The PG and PS were measured on mid-sagittal and coronal images (Figure 2A). The coronal width and height of PG were evaluated on coronal images. Sagittal width of the PG is shown in Figure 2B. PG volume was calculated with the height×coronal width×sagittal width×0.5 formula (1). The diameters of the PS and BA were measured on axial images on the same plane in the middle of the PS (Figure 2C). PS/BA ratio was calculated.
All MR examinations were performed with 1.5-T (Symphony; Siemens, Erlangen, Germany) or 3-T MR scanners (Achieva; Philips, Amsterdam, The Netherlands) by using a head coil. Three-tesla MRI equipment has better signal-noise ratio and temporal resolution. Field strength effects almost every imaging parameter, therefore, we used different imaging parameters in 1.5- and 3-tesla equipment and we gained images with identical slice thickness. However, the acquisition time was lower in 3-tesla MR equipment due to its high magnetic field strength. The signal intensities of the lesions, such as hematoma, may differ in the two scanners, but the anatomical structures appear identical. Patients were imaged in the supine position. Conventional MR examination lasted approximately 25 to 30 min for each patient. The vast majority of the measurements were performed on multiplanar reformatted images if 3D T1 sequence was performed [repetition time (TR)/echo time (TE), 8.3/3.8 ms; flip angle, 8°; slice thickness, 1 mm). In those cases with suboptimal 3D T1 images due to motion or various types of artifacts and without 3D T1 sequence, the measurements were performed on T1 sagittal images (TR/TE, 700/10 ms; flip angle, 70°; slice thickness, 2 mm); T2 axial images (TR/TE, 3000/80 ms; flip angle, 90°; slice thickness, 2 mm); and coronal SPIR images (TR/TE, 3000/80 ms; flip angle, 90°; slice thickness, 2 mm).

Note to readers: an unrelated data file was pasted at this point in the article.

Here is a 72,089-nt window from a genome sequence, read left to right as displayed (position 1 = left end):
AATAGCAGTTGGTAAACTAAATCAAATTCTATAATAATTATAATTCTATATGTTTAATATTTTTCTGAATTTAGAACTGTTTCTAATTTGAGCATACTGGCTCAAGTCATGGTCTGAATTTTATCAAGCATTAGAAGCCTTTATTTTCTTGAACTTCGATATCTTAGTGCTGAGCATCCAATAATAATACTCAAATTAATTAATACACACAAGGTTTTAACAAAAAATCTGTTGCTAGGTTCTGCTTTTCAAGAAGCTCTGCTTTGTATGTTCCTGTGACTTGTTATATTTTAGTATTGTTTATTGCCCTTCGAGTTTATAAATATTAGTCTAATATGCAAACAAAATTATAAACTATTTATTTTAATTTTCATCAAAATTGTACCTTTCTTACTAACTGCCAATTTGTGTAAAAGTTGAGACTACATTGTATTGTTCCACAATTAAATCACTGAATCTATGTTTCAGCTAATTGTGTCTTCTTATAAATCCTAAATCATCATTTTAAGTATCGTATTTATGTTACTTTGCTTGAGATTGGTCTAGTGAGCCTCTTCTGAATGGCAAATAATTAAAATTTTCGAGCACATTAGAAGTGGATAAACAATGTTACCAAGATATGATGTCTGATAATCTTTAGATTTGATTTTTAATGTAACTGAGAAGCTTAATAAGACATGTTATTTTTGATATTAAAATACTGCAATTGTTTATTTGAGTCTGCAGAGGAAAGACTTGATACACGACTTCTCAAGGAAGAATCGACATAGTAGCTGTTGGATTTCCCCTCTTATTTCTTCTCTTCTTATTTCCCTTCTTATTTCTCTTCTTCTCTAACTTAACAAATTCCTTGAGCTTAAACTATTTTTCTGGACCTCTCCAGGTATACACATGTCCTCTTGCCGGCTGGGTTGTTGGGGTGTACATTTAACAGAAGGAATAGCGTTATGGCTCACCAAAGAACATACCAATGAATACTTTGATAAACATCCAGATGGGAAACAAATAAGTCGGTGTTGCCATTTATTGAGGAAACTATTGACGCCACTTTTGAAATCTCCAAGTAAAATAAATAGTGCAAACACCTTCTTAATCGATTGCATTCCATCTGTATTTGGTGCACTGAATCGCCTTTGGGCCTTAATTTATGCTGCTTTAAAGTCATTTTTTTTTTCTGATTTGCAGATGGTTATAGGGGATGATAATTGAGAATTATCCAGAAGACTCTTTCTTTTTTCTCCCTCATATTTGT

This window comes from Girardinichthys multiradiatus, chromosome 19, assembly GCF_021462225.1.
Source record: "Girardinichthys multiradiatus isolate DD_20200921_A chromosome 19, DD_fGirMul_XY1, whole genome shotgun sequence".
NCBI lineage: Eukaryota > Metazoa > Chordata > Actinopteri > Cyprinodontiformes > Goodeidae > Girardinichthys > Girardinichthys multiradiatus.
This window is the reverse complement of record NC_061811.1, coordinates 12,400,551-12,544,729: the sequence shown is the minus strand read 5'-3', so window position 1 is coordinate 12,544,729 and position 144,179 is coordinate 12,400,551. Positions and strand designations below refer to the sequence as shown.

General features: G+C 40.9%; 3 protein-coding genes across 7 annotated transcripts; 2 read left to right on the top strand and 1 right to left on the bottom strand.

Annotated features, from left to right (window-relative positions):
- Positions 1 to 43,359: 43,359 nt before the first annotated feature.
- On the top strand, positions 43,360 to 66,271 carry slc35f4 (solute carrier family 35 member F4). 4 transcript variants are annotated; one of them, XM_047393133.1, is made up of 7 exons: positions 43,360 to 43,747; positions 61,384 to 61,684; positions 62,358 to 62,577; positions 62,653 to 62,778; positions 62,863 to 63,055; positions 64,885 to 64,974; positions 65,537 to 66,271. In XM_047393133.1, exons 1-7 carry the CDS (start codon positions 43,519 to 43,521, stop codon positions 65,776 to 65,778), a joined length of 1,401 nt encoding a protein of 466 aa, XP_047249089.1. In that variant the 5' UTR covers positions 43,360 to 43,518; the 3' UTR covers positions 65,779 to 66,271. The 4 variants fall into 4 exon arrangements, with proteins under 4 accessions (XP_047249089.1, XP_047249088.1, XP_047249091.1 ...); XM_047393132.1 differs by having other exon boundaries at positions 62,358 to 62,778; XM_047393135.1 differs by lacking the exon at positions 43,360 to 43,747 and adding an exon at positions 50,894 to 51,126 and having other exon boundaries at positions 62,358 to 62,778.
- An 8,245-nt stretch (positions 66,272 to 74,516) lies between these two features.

Before the measurement step, the inter-rater reliability was evaluated by inter class correlation coefficients (ICC). Researchers were informed about ICC of different measurement criteria and a discussion section was performed to increase accuracy. The measurements were mean±standard deviation in the scale of mm. Statistical analyses were performed by SPSS for Windows version 15.0 (SPSS Inc., Chicago, IL, USA) and results visualized by Microsoft Office Excel program (Microsoft Corp, Redmond, WA, USA). Mean and standard errors calculated for each age groups and genders. Scatter charts were drawn with ±2 standard error values besides means. Drawn lines smoothed according to the best regression curve. Independent samples t-test was used to compare pituitary dimensions between male and female groups. A p-value <0.05 was considered statistically significant.
There were 10–22 children in each age group and there were 517 children in total, with 261 girls. Pituitary diameters, volume and PS thickness were determined in all subjects. All PG dimensions were showing an increase with advancing age. Due to different findings between girls and boys, the results were given separately by gender. The median height of the pituitary gland was 3.81±0.68 and 8.48±1.08 mm for girls in the younger than 1-year-old group and 18-year-old age group, respectively, for boys, it was 3.91±0.75 and 6.19±0.88 mm, respectively. The maximum and minimum PS/BA for girls were 0.73±0.12 mm in younger than 1-year-old age group and 0.59±0.10 mm in the 8-year-old age group. The ratios for boys were 0.70±0.12 mm in the 18-year-old age group and 0.56±0.11 in the 9-year-old age group. The results are shown in Tables 1 and 2. Figures 3 and 4 include diagrams for the standard deviation scoring system.